Lyme Disease In Dogs And Cats

Black-Legged Tick, or Deer Tick. Image: www.cdc.gov

Lyme Disease, caused by the spirochete bacteria Borrelia burgdorferi, was first identified in Lyme, Connecticut in 1975. It is spread by bites from the tick genus Ixodes which are infected with the spirochete bacteria.

The most common source of Lyme disease is the Deer Tick, or Black-legged Tick (Ixodes scapularis, formerly Ixodes dammini) in the central, upper Midwest and northeast US. A closely-related tick, I. pacificus, is the vector of Lyme disease in the western US, while in parts of the Rocky Mountains, another closely-related tick, I. neotomae, can also transmit it.

For Lyme disease to be present in an area, the Lyme disease bacteria must be in evidence, Ixodes ticks to transmit them, and mammals (such as birds and mice, especially the white-footed mouse) to both provide a blood meal for the ticks and to maintain a reservoir of the bacteria to pass the disease from one tick generation to the next.

The Deer Tick's life cycle is ideally suited to this purpose. Within a single year, nymph numbers peak prior to the larval numbers, meaning that any diseases the nymphs are carrying (which they picked up the previous year) are transmitted to hosts when the ticks feed. Because the nymph and larval stages feed on similar hosts, the next larval generation is likely to pick up the infection transmitted to the hosts by the previous nymph generation a few months earlier.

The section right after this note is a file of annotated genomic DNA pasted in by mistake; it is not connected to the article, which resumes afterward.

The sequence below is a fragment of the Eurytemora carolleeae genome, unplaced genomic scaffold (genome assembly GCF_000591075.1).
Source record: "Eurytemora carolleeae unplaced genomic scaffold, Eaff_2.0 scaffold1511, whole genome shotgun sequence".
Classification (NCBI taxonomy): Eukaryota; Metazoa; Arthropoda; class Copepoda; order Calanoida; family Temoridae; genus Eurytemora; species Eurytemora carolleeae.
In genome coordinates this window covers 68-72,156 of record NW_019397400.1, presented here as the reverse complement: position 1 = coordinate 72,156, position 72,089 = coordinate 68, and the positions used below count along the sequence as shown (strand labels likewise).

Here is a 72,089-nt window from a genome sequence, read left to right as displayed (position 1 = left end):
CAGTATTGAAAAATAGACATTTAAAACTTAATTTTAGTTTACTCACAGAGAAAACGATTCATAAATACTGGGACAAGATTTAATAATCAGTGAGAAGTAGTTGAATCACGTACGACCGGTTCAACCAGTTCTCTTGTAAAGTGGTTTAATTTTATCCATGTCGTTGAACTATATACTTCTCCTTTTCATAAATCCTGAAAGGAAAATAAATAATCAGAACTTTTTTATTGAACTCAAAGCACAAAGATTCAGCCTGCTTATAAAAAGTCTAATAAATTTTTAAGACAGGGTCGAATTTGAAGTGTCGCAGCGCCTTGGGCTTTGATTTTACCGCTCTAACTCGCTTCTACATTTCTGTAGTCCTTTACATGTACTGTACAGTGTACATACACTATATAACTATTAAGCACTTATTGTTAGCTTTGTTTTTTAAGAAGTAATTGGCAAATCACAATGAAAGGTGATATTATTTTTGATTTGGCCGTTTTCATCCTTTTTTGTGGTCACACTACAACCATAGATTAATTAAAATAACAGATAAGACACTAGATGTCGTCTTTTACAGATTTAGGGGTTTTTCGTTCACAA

Lyme Disease in humans
The initial symptoms of Lyme disease in humans include:
  • fever
  • a headache
  • fatigue
  • a characteristic "bulls-eye" skin rash

This can lead to:

  • a loss of muscle tone on one or both sides of the face (called facial or Bell's palsy)
  • severe headaches, fever and a stiff neck due to meningitis
  • heart palpitations and dizziness due to changes in heartbeat
  • a crippling pain that moves from joint to joint
  • sleep disturbances, fatigue and personality changes due to chronic brain infection

The newly-infected larvae continue to carry the disease when they become nymphs and adults and can infect new hosts, including dogs and humans, when they feed. The ability to pass the bacteria between different life stages is called" transtadial transmission". It may also be passed trans-ovarially from an infected female tick to her offspring, although this is less common. This all makes the Deer Tick an excellent vector of Lyme disease, as there is a constant cycle of infection maintained between the ticks and mice to ensure the disease is passed from generation to generation.